March 24, 2014

Are Your Tampons Toxic? ~ Emily Chesher



While we  carefully choose the very best pure, non-toxic skin care products and organic, pesticide-free foods, many of us are oblivious to an item that some of us insert into our bodies every single month.

Tampons have largely gone unquestioned. We stand in the beauty aisle and deliberate for half an hour over moisturizer ingredients, but when it comes to tampons and pads we rush up the aisle and grab the same old brand that we have been buying for years. Many of us don’t even realize  we have a choice, and that there is a safer and healthier way.

Considering that the average woman uses over 12,000 tampons in her lifetime, I think it’s important to know what to look out for when choosing your tampons.

Always choose certified organic, because being certified means companies can’t get away with simply using the word “organic” as a marketing tool.

You also want just one material, and that’s cotton. You may be surprised to hear that many tampon brands don’t actually use cotton—they use synthetic fabrics like rayon instead.

I recently stayed at a friend’s house for a couple of days and I had run out of tampons. She kindly offered me her pack and I was horrified when I unwrapped one to find that it was covered in a thin, perforated, plastic cover that evidently helped to hold more liquid inside by unfolding like an umbrella once inside your body. The plastic was coloured blue and had a slight artificial smell; it certainly was not something that should be going anywhere inside our precious bodies!

Many of the well-known, non-organic tampon brands also use chlorine to bleach the tampons a bright white hue. Chlorine bleaching leaves a nasty byproduct called dioxin, meaning that unsuspecting women may be exposed to this known carcinogen.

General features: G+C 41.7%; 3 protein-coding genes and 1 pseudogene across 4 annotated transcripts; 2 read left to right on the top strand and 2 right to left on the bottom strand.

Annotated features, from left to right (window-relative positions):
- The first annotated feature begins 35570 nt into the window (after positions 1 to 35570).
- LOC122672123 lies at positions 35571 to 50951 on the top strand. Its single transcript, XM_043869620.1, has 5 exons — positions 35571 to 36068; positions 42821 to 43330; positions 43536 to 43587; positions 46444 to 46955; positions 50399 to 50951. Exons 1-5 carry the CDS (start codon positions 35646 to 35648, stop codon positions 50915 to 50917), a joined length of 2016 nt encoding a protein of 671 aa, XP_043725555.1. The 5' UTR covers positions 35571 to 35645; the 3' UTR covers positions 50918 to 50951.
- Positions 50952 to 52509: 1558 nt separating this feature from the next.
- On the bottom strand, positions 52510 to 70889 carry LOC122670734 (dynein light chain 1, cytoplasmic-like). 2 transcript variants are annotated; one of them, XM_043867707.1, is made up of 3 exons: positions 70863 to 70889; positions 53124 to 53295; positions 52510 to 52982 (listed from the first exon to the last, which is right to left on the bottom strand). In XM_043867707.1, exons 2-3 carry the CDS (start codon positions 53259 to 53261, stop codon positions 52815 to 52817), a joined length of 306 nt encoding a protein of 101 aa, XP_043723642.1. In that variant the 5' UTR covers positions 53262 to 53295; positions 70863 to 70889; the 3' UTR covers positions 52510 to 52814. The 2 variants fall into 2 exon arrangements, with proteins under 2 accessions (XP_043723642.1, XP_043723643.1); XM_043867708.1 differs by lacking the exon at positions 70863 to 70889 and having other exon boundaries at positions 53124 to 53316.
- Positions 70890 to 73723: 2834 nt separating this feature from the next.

Fortunately, more and more certified organic tampon and pad brands are popping up all the time. You can almost always find them in any good health store, and if you are lucky you may even find them sitting next to the conventional big brands at your local supermarket.

I have been asked about differences between conventional and organic tampons. The only difference I have found so far is that some of the larger non-organic brands have a smoother covering, while many of the organic brands keep it simple with a very basic cotton design, and  no bells and whistles. Personally I much prefer the organic, simple design because I often wonder what they add to cotton to create that ultra-smooth outer layer. As with most things in life, I say the less processing the better.

Here are some brands to try:

Tom Organic



Seventh Generation

Jolie Tampons  


Organic Tampons 

Dr Mercola Organic Tampons 


For a more detailed overview on the subject, check out my video:


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Editorial Assistant: Kathryn Rutz / Editor: Bryonie Wise

Photo:  elephant archives

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Emily Chesher